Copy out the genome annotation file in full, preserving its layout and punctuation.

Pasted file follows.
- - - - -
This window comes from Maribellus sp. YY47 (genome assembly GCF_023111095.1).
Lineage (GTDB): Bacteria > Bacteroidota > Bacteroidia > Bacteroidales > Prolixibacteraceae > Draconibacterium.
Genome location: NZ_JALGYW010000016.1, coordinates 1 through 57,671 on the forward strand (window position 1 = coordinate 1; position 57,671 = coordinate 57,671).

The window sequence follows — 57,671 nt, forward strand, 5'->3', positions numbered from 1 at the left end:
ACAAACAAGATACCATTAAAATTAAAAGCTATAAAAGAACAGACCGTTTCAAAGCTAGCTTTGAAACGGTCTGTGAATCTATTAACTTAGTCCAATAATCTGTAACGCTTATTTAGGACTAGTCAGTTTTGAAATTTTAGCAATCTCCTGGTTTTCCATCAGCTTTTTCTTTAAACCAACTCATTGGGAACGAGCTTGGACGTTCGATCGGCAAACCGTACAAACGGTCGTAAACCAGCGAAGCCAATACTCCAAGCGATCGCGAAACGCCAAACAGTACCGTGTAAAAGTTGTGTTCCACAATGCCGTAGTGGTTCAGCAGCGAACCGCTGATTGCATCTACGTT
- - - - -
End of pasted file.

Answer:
This window comes from Maribellus sp. YY47 (genome assembly GCF_023111095.1).
Lineage (GTDB): Bacteria > Bacteroidota > Bacteroidia > Bacteroidales > Prolixibacteraceae > Draconibacterium.
Genome location: NZ_JALGYW010000016.1, coordinates 1 through 57,671 on the forward strand (window position 1 = coordinate 1; position 57,671 = coordinate 57,671).

The window sequence follows — 57,671 nt, forward strand, 5'->3', positions numbered from 1 at the left end:
ACAAACAAGATACCATTAAAATTAAAAGCTATAAAAGAACAGACCGTTTCAAAGCTAGCTTTGAAACGGTCTGTGAATCTATTAACTTAGTCCAATAATCTGTAACGCTTATTTAGGACTAGTCAGTTTTGAAATTTTAGCAATCTCCTGGTTTTCCATCAGCTTTTTCTTTAAACCAACTCATTGGGAACGAGCTTGGACGTTCGATCGGCAAACCGTACAAACGGTCGTAAACCAGCGAAGCCAATACTCCAAGCGATCGCGAAACGCCAAACAGTACCGTGTAAAAGTTGTGTTCCACAATGCCGTAGTGGTTCAGCAGCGAACCGCTGATTGCATCTACGTT